I am sorry, but I cannot connect these two things. I need to keep them separate. I dearly love taking pictures of the sky, in particular of clouds. But it is what I do to take a break from the grief. Being creative with photography is my escape.

    • Estrella Azul on August 6, 2012 at 10:57 am

      I can understand that, for I am somewhere in between the two… depends on each situation.

    • j on August 6, 2012 at 11:16 am

      No need to be sorry! You’ll notice I didn’t choose to write about grief.

      I think it’s very common for artists to use their art (Connie used both photography and paint) to help them through difficult emotions, especially intense loss. Certainly I have written my way through grief many times. But how we move through our sorrow is a deeply personal thing. I’m not advocating everyone take pictures as a means of dealing with pain (unless that works for you).

      What I am celebrating here is Connie’s willingness to reach out, and the over 300 people who reached right back. My own pull to respond was huge. I felt so connected to Jill and the feelings she was expressing, and Jill felt so connected to Connie… I think that ability we have to empathize, to respond compassionately, even with people we’ve never met, is a beautifully human thing. Ordinary magic.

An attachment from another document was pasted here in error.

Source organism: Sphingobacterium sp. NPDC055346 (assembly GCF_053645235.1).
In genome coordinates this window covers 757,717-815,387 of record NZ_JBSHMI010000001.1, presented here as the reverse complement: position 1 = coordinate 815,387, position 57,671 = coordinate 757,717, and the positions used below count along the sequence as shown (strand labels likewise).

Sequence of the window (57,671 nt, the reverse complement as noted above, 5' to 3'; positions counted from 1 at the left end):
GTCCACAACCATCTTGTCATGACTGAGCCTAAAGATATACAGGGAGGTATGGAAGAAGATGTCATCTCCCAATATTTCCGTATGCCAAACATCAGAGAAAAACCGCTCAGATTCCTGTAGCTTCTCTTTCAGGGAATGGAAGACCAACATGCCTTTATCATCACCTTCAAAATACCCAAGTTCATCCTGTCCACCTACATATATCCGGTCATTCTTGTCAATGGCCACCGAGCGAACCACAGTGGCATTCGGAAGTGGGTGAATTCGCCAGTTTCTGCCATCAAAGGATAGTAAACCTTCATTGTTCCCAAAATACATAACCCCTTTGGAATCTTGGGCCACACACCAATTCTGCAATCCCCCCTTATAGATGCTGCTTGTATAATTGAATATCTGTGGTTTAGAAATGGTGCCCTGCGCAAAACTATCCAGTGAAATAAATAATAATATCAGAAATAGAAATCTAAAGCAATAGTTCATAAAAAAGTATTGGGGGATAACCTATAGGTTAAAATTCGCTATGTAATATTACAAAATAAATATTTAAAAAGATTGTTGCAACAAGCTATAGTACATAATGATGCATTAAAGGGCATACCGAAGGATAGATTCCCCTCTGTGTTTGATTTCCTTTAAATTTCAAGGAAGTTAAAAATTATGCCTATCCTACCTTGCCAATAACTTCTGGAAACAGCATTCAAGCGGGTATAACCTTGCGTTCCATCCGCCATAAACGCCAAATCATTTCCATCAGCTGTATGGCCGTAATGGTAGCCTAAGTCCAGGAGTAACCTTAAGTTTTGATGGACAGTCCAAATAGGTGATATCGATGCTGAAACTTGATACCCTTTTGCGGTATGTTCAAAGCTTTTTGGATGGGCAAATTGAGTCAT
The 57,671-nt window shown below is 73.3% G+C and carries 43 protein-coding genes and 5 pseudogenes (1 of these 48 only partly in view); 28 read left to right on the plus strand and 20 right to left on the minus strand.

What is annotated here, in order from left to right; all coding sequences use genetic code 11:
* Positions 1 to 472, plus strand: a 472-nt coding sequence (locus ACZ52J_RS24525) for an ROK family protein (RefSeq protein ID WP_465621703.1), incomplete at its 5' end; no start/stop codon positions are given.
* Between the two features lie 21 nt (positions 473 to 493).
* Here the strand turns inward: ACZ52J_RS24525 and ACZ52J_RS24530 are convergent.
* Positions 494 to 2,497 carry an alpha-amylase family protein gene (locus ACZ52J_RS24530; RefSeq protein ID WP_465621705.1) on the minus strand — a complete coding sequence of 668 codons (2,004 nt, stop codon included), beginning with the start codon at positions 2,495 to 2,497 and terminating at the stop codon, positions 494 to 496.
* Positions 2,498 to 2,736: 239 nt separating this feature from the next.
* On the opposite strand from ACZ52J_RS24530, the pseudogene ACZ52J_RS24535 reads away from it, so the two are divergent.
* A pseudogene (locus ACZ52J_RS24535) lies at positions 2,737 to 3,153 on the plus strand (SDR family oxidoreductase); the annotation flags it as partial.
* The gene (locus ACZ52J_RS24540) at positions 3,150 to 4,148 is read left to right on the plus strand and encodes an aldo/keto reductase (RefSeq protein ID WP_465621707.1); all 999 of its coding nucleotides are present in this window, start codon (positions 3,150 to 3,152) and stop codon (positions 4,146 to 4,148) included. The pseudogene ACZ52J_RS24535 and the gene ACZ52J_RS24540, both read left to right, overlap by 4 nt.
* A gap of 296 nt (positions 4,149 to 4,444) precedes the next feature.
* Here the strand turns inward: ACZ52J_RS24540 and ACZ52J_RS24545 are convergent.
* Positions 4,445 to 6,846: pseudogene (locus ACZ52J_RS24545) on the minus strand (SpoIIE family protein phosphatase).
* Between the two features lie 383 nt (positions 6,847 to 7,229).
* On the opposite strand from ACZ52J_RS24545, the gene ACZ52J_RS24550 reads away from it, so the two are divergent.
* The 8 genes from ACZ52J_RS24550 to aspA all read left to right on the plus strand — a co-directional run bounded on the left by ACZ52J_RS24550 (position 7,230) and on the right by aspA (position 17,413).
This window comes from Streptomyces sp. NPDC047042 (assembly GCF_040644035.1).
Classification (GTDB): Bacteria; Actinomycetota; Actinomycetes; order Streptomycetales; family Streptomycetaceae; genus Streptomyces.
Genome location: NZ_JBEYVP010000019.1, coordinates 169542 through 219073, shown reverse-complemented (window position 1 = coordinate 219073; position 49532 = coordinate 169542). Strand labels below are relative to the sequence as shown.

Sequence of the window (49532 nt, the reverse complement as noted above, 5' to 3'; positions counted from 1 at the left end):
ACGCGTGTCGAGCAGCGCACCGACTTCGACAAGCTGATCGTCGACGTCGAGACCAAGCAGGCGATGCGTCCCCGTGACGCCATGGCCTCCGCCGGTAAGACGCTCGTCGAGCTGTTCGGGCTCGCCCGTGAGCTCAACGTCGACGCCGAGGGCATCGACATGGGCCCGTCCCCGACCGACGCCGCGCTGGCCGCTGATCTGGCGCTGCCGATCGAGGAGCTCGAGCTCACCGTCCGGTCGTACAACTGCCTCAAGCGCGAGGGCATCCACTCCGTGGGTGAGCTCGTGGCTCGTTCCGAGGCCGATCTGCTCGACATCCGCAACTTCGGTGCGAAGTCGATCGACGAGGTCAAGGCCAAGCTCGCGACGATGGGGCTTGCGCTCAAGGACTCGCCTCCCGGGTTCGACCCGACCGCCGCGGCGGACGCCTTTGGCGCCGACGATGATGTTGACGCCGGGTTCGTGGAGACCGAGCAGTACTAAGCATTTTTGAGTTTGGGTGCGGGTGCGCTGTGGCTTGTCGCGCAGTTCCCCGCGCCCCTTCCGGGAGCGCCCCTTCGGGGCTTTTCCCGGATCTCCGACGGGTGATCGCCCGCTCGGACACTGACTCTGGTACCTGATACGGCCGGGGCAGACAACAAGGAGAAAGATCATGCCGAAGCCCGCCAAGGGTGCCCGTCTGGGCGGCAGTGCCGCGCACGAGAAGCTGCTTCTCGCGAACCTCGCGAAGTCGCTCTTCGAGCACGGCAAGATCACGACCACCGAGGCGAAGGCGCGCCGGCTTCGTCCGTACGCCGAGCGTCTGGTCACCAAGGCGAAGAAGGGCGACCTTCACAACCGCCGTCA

• Jill Salahub on August 6, 2012 at 3:03 pm

        “I think that ability we have to empathize, to respond compassionately, even with people we’ve never met, is a beautifully human thing. Ordinary magic.” Amen.

  3. Estrella Azul on August 6, 2012 at 10:55 am

    I think it’s within human nature to forget this sometimes, but yes, we do hold each other’s hearts in our hands. And I love how connected I feel every single time I come over here.

    • j on August 6, 2012 at 11:18 am

      Aw, thank you, Estrella. <3

  4. Something Good « A Thousand Shades of Gray on August 6, 2012 at 3:03 pm

    […] Piecing Together Connie’s Sky from Judy Clement Wall on her blog A Human Thing. Yes, I am slightly biased here: Judy talks about […]

  5. Jill Salahub on August 6, 2012 at 3:06 pm

    I am so humbled and comforted by this connection, by you and your open-heart. When something like the grief from loss or the beauty of the sky touches us, we soften, and in that tender moment of sadness or joy or both, we open our hearts and know that we are connected, that we are not alone. So much love to you.

    • j on August 7, 2012 at 6:12 am

      ” in that tender moment of sadness or joy or both, we open our hearts and know that we are connected, that we are not alone.”

      Yes. xox

  6. Rita on August 6, 2012 at 7:27 pm

    Love. Just love. xo

    • j on August 7, 2012 at 6:13 am

      Thank you, Rita. Every now and then, there is a post I need to write. This was one of those.

  7. Pam on August 6, 2012 at 7:39 pm

    I spend so much time noticing the sky–maybe it’s my farming ancestors, maybe it’s just part of being a dreamer. I always want to notice how the light looks, what the clouds are doing, where the moon is, which planets I can see.